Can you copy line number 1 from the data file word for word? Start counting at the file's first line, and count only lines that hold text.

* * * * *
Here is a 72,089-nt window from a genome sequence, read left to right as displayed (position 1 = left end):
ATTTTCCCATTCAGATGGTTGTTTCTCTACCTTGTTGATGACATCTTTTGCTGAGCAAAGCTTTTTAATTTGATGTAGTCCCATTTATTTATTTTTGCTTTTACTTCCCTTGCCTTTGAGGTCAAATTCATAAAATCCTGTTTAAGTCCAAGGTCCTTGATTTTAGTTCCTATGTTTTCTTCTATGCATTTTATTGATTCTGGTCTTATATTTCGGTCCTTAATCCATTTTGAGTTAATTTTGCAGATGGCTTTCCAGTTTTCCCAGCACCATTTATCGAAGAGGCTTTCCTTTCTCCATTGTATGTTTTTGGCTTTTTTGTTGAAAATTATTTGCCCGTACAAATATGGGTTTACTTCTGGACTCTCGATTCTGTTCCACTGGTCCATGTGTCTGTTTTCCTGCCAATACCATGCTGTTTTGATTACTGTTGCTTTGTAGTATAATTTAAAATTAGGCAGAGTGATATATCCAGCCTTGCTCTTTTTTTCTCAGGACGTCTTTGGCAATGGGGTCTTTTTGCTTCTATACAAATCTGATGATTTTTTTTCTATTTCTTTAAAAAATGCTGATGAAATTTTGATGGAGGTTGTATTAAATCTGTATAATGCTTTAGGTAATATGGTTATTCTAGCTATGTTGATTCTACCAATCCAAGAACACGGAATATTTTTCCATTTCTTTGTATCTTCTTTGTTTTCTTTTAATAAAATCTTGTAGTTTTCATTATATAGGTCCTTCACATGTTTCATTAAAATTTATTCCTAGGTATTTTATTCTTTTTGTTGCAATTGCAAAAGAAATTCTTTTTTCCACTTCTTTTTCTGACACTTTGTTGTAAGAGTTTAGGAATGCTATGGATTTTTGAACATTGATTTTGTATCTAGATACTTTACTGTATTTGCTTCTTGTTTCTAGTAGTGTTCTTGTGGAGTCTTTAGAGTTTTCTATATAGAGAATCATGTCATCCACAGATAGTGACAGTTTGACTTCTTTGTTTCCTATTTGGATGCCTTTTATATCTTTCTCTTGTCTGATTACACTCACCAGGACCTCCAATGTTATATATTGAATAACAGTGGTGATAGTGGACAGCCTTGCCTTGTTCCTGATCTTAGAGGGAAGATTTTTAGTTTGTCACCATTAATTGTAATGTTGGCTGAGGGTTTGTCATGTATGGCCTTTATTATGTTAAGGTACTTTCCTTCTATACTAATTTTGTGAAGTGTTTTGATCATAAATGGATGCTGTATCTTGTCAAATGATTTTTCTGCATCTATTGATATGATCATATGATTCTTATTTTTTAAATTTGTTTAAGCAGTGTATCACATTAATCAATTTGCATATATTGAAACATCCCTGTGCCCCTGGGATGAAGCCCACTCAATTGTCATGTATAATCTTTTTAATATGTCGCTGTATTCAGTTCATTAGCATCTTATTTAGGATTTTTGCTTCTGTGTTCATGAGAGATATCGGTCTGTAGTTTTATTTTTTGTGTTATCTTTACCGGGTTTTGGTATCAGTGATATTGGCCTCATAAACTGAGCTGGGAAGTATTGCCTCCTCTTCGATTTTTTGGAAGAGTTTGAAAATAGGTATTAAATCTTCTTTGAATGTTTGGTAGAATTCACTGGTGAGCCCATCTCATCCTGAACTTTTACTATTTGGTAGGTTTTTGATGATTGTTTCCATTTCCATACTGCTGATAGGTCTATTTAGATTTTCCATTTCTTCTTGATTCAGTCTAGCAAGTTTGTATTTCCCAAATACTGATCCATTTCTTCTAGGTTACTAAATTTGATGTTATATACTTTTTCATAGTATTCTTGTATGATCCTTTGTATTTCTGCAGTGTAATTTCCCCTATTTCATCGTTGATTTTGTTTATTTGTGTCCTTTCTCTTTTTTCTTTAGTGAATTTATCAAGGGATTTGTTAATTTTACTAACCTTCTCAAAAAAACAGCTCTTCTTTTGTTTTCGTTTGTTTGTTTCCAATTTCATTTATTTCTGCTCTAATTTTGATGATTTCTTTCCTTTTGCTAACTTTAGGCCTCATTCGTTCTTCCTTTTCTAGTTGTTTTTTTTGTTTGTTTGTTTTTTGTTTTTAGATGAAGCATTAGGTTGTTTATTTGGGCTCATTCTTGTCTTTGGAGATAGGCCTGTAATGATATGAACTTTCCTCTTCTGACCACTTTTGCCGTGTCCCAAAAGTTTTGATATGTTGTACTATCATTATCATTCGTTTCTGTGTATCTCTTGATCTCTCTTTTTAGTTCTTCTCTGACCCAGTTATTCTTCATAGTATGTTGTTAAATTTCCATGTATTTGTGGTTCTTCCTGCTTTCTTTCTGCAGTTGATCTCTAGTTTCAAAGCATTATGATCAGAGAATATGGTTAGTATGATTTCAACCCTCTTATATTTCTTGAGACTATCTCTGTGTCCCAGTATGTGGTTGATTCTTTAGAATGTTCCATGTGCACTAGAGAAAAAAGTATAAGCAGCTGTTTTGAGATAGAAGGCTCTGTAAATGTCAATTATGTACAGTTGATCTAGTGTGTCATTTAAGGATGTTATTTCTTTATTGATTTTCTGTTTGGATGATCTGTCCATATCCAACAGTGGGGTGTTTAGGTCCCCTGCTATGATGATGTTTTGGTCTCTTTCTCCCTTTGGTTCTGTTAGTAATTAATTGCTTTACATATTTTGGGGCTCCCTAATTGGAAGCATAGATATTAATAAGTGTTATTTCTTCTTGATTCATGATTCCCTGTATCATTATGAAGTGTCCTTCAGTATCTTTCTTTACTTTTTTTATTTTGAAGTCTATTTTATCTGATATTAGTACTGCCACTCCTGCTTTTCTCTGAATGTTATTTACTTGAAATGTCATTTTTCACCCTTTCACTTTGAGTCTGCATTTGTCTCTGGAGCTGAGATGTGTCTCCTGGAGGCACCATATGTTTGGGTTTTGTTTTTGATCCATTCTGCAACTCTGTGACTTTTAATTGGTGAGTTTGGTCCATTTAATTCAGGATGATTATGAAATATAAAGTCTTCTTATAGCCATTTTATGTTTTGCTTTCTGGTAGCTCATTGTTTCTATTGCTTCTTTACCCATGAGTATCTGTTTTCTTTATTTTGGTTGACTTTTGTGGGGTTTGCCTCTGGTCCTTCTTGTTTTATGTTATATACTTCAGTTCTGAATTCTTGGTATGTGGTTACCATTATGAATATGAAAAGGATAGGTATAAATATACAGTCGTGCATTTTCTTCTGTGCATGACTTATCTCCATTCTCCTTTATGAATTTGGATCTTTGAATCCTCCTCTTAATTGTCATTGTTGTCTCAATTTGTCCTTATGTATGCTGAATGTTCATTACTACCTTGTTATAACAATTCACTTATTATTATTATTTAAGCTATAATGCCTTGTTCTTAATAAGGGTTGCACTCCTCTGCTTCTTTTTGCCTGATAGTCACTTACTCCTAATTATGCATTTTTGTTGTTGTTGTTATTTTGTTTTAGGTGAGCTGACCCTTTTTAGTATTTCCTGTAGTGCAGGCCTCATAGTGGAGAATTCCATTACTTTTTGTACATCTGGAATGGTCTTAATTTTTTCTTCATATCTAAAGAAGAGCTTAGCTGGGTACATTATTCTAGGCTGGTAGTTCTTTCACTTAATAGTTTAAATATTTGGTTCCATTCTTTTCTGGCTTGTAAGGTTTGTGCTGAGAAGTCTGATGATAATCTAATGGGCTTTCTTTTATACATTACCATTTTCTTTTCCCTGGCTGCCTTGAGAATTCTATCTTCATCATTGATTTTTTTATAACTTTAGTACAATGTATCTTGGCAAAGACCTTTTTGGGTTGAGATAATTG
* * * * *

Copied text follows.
Here is a 72,089-nt window from a genome sequence, read left to right as displayed (position 1 = left end):